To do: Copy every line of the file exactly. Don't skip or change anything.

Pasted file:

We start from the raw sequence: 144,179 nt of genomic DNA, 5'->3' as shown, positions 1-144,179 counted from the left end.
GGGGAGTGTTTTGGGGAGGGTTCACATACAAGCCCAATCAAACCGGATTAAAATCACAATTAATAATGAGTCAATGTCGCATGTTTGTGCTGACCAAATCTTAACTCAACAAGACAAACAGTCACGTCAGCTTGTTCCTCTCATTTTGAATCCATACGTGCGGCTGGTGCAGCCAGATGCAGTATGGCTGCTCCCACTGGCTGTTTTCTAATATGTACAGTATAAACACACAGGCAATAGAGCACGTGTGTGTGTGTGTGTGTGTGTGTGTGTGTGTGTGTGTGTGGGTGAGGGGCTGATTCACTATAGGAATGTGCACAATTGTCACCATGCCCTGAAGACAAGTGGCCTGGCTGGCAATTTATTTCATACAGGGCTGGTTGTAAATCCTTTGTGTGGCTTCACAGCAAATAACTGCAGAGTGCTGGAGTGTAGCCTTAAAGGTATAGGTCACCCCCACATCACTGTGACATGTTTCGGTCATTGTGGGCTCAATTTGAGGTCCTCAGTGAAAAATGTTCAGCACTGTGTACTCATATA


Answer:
We start from the raw sequence: 144,179 nt of genomic DNA, 5'->3' as shown, positions 1-144,179 counted from the left end.
GGGGAGTGTTTTGGGGAGGGTTCACATACAAGCCCAATCAAACCGGATTAAAATCACAATTAATAATGAGTCAATGTCGCATGTTTGTGCTGACCAAATCTTAACTCAACAAGACAAACAGTCACGTCAGCTTGTTCCTCTCATTTTGAATCCATACGTGCGGCTGGTGCAGCCAGATGCAGTATGGCTGCTCCCACTGGCTGTTTTCTAATATGTACAGTATAAACACACAGGCAATAGAGCACGTGTGTGTGTGTGTGTGTGTGTGTGTGTGTGTGTGTGTGTGGGTGAGGGGCTGATTCACTATAGGAATGTGCACAATTGTCACCATGCCCTGAAGACAAGTGGCCTGGCTGGCAATTTATTTCATACAGGGCTGGTTGTAAATCCTTTGTGTGGCTTCACAGCAAATAACTGCAGAGTGCTGGAGTGTAGCCTTAAAGGTATAGGTCACCCCCACATCACTGTGACATGTTTCGGTCATTGTGGGCTCAATTTGAGGTCCTCAGTGAAAAATGTTCAGCACTGTGTACTCATATA